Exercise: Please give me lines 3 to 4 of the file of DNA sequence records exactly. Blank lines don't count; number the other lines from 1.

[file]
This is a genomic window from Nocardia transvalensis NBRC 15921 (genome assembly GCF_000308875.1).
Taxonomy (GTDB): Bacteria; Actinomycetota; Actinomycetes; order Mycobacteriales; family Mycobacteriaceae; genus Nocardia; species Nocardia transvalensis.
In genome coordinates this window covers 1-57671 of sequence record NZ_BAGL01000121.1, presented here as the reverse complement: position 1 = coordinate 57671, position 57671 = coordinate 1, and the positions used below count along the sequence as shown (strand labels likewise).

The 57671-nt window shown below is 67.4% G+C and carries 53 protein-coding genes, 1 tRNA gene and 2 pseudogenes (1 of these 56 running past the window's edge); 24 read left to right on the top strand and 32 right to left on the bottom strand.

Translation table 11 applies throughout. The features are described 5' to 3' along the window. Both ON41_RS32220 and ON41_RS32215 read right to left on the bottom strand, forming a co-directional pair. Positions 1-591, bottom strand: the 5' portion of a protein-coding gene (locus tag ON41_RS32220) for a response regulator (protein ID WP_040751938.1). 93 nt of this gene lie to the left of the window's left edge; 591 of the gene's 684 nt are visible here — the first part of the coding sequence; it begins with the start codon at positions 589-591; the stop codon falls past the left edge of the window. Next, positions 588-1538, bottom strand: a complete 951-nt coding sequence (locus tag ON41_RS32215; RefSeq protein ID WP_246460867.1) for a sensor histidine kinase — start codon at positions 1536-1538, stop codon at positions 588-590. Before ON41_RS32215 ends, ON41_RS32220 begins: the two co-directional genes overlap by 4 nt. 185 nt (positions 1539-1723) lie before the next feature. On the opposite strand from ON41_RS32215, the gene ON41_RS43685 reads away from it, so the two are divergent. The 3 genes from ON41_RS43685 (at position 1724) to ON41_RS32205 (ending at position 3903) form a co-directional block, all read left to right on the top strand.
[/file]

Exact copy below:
In genome coordinates this window covers 1-57671 of sequence record NZ_BAGL01000121.1, presented here as the reverse complement: position 1 = coordinate 57671, position 57671 = coordinate 1, and the positions used below count along the sequence as shown (strand labels likewise).

The 57671-nt window shown below is 67.4% G+C and carries 53 protein-coding genes, 1 tRNA gene and 2 pseudogenes (1 of these 56 running past the window's edge); 24 read left to right on the top strand and 32 right to left on the bottom strand.